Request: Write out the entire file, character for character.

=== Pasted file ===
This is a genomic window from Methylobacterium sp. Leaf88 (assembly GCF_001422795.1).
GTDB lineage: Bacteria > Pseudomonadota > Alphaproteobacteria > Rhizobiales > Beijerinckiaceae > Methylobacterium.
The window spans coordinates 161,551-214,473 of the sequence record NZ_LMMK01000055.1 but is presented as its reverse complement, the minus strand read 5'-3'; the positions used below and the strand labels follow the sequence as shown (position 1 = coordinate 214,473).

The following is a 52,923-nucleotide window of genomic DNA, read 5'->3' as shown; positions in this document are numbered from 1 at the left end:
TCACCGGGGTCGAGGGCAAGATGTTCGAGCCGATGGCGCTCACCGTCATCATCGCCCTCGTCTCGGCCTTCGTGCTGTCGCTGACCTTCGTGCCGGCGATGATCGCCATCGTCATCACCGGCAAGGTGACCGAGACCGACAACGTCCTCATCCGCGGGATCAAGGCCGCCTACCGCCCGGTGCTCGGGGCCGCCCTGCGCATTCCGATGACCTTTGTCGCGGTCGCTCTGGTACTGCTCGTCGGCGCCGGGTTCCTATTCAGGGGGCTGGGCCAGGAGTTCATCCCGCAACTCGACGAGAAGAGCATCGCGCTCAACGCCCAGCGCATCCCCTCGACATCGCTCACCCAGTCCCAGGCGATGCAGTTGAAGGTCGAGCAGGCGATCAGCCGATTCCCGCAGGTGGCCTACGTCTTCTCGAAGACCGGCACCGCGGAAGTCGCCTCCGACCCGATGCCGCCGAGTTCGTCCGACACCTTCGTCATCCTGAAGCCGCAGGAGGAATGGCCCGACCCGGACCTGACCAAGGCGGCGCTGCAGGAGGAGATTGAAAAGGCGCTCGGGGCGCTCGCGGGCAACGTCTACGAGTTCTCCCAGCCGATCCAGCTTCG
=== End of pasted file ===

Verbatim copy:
This is a genomic window from Methylobacterium sp. Leaf88 (assembly GCF_001422795.1).
GTDB lineage: Bacteria > Pseudomonadota > Alphaproteobacteria > Rhizobiales > Beijerinckiaceae > Methylobacterium.
The window spans coordinates 161,551-214,473 of the sequence record NZ_LMMK01000055.1 but is presented as its reverse complement, the minus strand read 5'-3'; the positions used below and the strand labels follow the sequence as shown (position 1 = coordinate 214,473).

The following is a 52,923-nucleotide window of genomic DNA, read 5'->3' as shown; positions in this document are numbered from 1 at the left end:
TCACCGGGGTCGAGGGCAAGATGTTCGAGCCGATGGCGCTCACCGTCATCATCGCCCTCGTCTCGGCCTTCGTGCTGTCGCTGACCTTCGTGCCGGCGATGATCGCCATCGTCATCACCGGCAAGGTGACCGAGACCGACAACGTCCTCATCCGCGGGATCAAGGCCGCCTACCGCCCGGTGCTCGGGGCCGCCCTGCGCATTCCGATGACCTTTGTCGCGGTCGCTCTGGTACTGCTCGTCGGCGCCGGGTTCCTATTCAGGGGGCTGGGCCAGGAGTTCATCCCGCAACTCGACGAGAAGAGCATCGCGCTCAACGCCCAGCGCATCCCCTCGACATCGCTCACCCAGTCCCAGGCGATGCAGTTGAAGGTCGAGCAGGCGATCAGCCGATTCCCGCAGGTGGCCTACGTCTTCTCGAAGACCGGCACCGCGGAAGTCGCCTCCGACCCGATGCCGCCGAGTTCGTCCGACACCTTCGTCATCCTGAAGCCGCAGGAGGAATGGCCCGACCCGGACCTGACCAAGGCGGCGCTGCAGGAGGAGATTGAAAAGGCGCTCGGGGCGCTCGCGGGCAACGTCTACGAGTTCTCCCAGCCGATCCAGCTTCG